Born and raised in Honolulu, Obama honed his ability to appeal to a diverse group of people in the islands, a crossroad of cultures from throughout the Pacific, said his half-sister, Maya Soetoro-Ng.
"Hawaii is the place that gave him the ability to ... understand people from a wide array of backgrounds," she said in a recent phone interview. "People see themselves in him ... because he himself contains multitudes."
The family's own diversity played no small part in developing that skill, she said.
Obama's parents - Barack Obama Sr., a black man from a poor village in Kenya, and Ann Dunham, a white woman whose parents grew up in Kansas - met at the University of Hawaii and married in Honolulu.
After the marriage failed, a 6-year-old Obama left Hawaii to spend four years in Indonesia with his mother and Indonesian stepfather, Lolo Soetoro. In 1971, Obama's mother sent him back to Honolulu to stay with his maternal grandparents.
Obama still returns almost every Christmas to visit family, indulge in local sushi, body surf at a beach on the southeastern coast of Oahu and look for sea turtles, Soetoro-Ng said. His parents and grandfather have died, and his grandmother is in poor health but has been following the presidential race closely on television, she said.
"Hawaii really is a sanctuary for him - a safe place where he can just relax, where things are in many respects unchanged," Soetoro-Ng said.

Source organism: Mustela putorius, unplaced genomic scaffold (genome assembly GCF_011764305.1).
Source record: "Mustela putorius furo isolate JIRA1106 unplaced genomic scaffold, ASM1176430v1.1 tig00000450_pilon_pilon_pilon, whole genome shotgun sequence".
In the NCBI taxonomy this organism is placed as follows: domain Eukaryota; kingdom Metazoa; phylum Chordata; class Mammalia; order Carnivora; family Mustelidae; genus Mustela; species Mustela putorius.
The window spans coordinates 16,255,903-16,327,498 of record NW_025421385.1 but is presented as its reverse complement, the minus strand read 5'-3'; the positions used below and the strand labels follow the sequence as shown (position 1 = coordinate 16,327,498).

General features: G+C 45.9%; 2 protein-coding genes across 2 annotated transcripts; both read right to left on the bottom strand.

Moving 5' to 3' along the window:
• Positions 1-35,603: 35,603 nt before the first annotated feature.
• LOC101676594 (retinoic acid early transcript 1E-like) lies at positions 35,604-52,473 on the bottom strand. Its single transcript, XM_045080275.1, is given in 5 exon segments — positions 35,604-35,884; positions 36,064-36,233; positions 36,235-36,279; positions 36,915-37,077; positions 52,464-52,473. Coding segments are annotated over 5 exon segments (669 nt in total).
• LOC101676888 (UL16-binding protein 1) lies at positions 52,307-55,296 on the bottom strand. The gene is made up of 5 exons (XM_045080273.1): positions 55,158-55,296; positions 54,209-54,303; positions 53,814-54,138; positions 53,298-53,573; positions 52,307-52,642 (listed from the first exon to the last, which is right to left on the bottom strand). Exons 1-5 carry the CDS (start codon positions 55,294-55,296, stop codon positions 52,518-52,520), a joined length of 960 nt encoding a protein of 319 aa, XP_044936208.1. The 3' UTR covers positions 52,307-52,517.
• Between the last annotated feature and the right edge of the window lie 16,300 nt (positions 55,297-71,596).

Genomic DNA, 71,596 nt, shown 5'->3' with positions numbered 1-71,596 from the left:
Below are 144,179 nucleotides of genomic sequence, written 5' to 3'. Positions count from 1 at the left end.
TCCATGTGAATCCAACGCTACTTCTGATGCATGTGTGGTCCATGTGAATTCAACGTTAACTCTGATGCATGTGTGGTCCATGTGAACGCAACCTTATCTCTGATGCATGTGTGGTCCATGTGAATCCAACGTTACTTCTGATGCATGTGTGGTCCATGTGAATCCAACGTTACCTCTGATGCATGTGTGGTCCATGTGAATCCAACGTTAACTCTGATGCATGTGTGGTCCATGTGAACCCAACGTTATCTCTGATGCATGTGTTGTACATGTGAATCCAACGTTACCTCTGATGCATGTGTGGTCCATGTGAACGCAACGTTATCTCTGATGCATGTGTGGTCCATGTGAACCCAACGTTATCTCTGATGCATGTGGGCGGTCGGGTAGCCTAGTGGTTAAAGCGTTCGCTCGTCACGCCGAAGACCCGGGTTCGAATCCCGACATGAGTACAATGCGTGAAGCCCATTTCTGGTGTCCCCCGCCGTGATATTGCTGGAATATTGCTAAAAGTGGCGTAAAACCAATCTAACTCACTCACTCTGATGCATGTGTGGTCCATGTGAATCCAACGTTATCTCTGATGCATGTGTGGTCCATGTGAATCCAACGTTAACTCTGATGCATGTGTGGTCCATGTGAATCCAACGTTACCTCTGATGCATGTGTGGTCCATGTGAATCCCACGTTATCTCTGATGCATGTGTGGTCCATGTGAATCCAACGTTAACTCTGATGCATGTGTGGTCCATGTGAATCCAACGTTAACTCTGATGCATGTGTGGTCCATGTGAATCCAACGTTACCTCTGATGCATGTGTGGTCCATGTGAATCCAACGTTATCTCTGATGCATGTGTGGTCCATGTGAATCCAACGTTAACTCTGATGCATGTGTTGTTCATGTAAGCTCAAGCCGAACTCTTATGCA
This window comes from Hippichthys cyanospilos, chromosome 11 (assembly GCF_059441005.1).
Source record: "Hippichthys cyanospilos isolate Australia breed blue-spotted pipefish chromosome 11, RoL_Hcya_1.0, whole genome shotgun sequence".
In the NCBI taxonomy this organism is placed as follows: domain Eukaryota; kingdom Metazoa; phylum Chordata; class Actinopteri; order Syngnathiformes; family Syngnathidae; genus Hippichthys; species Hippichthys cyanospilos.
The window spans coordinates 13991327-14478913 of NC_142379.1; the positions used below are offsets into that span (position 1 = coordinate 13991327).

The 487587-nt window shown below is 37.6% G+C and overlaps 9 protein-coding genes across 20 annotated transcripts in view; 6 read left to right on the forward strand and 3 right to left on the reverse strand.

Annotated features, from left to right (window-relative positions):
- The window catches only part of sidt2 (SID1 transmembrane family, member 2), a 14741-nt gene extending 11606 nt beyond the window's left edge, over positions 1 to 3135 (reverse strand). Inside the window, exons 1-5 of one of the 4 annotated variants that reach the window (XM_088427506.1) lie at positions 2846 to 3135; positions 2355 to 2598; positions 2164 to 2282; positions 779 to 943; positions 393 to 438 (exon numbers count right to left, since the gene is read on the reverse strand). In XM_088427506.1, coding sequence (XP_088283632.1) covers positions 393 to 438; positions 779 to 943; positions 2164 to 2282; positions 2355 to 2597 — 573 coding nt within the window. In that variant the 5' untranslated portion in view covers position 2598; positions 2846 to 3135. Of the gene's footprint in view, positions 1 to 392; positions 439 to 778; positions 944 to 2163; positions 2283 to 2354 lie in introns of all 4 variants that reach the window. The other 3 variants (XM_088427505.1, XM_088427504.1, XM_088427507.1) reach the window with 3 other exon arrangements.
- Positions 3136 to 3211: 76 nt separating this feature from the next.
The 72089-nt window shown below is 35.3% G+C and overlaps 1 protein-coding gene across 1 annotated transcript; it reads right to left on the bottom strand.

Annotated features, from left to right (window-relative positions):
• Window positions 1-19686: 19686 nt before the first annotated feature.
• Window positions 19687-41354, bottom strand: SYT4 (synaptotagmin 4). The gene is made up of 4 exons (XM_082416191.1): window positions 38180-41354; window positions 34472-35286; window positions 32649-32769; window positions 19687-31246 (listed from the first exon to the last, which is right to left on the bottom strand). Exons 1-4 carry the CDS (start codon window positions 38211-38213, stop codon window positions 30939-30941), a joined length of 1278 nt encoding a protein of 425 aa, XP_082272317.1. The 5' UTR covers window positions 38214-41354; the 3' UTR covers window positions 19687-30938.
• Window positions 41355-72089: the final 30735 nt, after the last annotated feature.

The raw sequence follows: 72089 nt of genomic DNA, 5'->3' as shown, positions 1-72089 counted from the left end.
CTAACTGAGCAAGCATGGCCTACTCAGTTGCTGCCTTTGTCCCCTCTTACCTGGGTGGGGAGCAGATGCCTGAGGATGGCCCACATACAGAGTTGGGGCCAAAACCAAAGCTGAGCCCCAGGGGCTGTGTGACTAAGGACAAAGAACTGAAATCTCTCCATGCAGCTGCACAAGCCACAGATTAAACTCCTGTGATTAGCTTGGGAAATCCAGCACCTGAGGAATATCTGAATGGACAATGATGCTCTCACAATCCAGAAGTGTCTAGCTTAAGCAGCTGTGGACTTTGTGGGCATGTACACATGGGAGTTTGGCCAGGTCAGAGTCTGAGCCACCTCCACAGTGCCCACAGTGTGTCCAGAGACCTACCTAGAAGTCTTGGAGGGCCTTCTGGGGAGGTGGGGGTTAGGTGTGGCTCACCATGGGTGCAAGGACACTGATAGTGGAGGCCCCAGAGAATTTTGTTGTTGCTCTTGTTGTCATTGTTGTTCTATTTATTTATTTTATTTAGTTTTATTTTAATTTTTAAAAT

In his 1995 memoir, "Dreams from My Father," Obama wrote about growing up with the island's unique food and culture: poi and roast pig, choice cuts of aku for sashimi and spearfishing off Kailua Bay. Living in his grandparents' downtown apartment, he attended the prestigious Punahou School and drove to parties at Army bases.
Classmates at Punahou describe Obama - known as Barry to them - as an upbeat, social person who played basketball and occasionally wore an African-style shirt.
But in his memoirs, Obama described feeling like a misfit in his Indonesian sandals and old-fashioned clothes when he started at the school. As one of the few black students at Punahou - and among a small group of blacks on the island - he remembered someone wanting to touch his hair and being asked whether his father ate people.
He struggled with his racial identity and turned to marijuana to block the questions out, he wrote.
Former classmate Kelli Furushima, who remembered Obama playfully grabbing a pencil from her ear while passing in the hallway, said she never knew about the turmoil Obama was experiencing. But Furushima said she wasn't surprised.
"You don't let the world know how you feel when you're a teenager," she said. "You might be really insecure inside, but when you're walking down the halls, you're laughing."
Soetoro-Ng said her brother was a private man who dealt with questions about his identity and other struggles in "a very personal way."
"He's good though about grappling with them and moving on," she said. "Today he is a man very comfortable with himself and peaceful with his sense of self."
Soetoro-Ng, who is nine years younger than Obama, said her mother divorced Soetoro when she was 9, making Obama the father figure in her life. He toured colleges with her, showed her New York and Chicago and gave her her first novels.
"He let me know the world was large, and that I should get to know as much of it as possible," she said.